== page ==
On the teacher side, educators who already wear innumerable hats are now expected to endure the pressure of preparing to act as law enforcement and neutralize a maniac who may be armed with an assault weapon and intent on murdering their students.  How can that added stress not have a detrimental impact on their teaching and on their mental well being in general?

If our current lockdown and active shooter training culture were actually making us safer, then it might all be worthwhile.  It’s not. A recently published comprehensive review of school-based practices from 2000-2018 found that “none of the currently employed school firearm violence prevention methods have empirical evidence to show that they actually diminish firearm violence in schools.”  The study’s authors determined that our current ineffective approaches are creating a false sense of security and suggested that school officials refrain from giving in to “political pressures to ‘do something’ when that ‘something’ is likely to be ineffective and wasteful of limited school resources.”  

I understand the value of being prepared for disaster, and our schools have long-standing safety protocols in place for that reason.  However, we must be sure that the measures we are taking are actually serving their intended purpose and are not doing more harm than good.  We must stop expecting our educators to play the role of law enforcement and let them focus on teaching our children. And we must redirect every bit of energy we are currently putting into ineffective, potentially traumatizing non-solutions towards addressing the root causes and conditions that are contributing to the unique epidemic of gun violence in the United States.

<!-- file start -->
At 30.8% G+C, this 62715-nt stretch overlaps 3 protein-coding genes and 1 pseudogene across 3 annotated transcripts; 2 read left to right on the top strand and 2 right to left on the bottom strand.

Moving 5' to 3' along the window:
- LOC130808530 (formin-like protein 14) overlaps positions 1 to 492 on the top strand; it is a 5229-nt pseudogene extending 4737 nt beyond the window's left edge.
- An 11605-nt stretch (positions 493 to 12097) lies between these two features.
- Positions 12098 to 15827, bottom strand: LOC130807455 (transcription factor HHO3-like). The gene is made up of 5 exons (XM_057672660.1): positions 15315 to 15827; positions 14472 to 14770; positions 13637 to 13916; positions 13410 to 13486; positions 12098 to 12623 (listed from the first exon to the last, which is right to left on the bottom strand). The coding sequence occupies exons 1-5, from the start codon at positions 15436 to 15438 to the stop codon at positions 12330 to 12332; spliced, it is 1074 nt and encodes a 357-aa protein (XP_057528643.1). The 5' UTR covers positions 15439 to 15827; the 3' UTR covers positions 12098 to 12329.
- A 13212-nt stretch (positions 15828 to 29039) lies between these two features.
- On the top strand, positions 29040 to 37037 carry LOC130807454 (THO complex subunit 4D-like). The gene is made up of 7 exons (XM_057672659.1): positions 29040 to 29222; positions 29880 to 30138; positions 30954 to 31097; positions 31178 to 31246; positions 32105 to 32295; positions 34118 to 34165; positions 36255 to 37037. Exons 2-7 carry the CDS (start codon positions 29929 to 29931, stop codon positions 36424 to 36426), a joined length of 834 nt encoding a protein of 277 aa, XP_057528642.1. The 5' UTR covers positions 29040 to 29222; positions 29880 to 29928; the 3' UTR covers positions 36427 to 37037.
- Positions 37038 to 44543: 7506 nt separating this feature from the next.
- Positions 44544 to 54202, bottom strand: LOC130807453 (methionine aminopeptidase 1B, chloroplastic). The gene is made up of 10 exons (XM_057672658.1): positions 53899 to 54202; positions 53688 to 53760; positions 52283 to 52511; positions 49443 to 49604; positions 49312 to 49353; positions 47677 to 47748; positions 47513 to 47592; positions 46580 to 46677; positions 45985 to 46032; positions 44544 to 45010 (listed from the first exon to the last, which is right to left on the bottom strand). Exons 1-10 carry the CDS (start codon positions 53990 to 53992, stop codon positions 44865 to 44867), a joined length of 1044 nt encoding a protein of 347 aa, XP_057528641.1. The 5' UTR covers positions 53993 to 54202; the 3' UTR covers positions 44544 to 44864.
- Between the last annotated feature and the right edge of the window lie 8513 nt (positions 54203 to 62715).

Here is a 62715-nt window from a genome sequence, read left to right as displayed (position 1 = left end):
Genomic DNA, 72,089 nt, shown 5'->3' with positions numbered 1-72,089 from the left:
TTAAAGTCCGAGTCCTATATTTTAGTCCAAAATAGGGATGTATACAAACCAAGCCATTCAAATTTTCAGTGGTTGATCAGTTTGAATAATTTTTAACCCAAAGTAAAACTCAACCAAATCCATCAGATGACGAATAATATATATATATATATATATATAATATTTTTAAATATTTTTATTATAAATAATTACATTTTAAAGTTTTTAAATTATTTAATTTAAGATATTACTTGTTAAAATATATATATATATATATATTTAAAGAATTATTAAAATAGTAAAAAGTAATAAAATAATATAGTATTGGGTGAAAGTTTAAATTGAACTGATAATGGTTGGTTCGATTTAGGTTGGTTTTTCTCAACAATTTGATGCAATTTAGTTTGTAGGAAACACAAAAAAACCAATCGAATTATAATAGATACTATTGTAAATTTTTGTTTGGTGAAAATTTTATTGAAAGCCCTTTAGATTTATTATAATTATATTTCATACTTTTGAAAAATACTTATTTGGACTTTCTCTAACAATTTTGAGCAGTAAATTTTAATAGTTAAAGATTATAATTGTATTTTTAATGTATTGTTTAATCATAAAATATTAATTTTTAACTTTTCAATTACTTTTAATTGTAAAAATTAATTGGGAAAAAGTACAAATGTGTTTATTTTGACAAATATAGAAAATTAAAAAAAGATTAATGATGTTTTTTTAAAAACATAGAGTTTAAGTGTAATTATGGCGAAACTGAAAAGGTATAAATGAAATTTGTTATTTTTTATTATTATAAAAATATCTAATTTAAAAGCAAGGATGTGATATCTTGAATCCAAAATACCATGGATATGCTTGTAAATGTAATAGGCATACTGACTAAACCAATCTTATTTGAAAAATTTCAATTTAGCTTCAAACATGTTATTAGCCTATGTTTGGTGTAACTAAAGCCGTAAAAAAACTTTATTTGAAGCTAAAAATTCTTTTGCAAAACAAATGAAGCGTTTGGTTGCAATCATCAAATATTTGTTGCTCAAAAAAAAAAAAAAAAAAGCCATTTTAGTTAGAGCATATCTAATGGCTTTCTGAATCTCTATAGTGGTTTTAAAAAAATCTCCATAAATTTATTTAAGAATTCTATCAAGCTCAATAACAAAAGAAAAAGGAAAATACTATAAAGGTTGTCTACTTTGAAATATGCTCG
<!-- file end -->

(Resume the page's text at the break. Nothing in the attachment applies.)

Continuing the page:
One thought on “Are schools losing their way in the age of active shooter training?

  1. Well said. Thank you. I’ll also add there are numerous sources available, many of which are free to schools and school communities, to help make our schools as safe as they can be. I’ve said it before, and I’ll say it again, a singular focus on active shooter scenario drills is not only counter-productive, but it’s also counter-intuitive. A well-rounded emergency management program for schools would go a very long way toward helping to address the multi-faceted enigma that is school safety. If there’s one word in your essay that rings truer than others, it would be “reactive”. It’s ok to be reactive to an extent when planning and preparing for emergency and disaster events, but it would be much much better to be proactive and try to consider everything. I think you said that very well. I am providing a link to a blog page I wrote with a comprehensive, but by no means complete, list of school safety resources. I’ve been working on compiling this list since the massacre at Columbine High School (I’m a Columbine parent and retired emergency management specialist). If folks are aware of other resources they’d like to see added to the list, they can use the ‘contact’ form in the blog or they can post a comment with link to the site they’d like to see added. Again, well said in all respects. Parents and communities need to be much more proactive. You laid that missive out very well. Here’s the link I mentioned: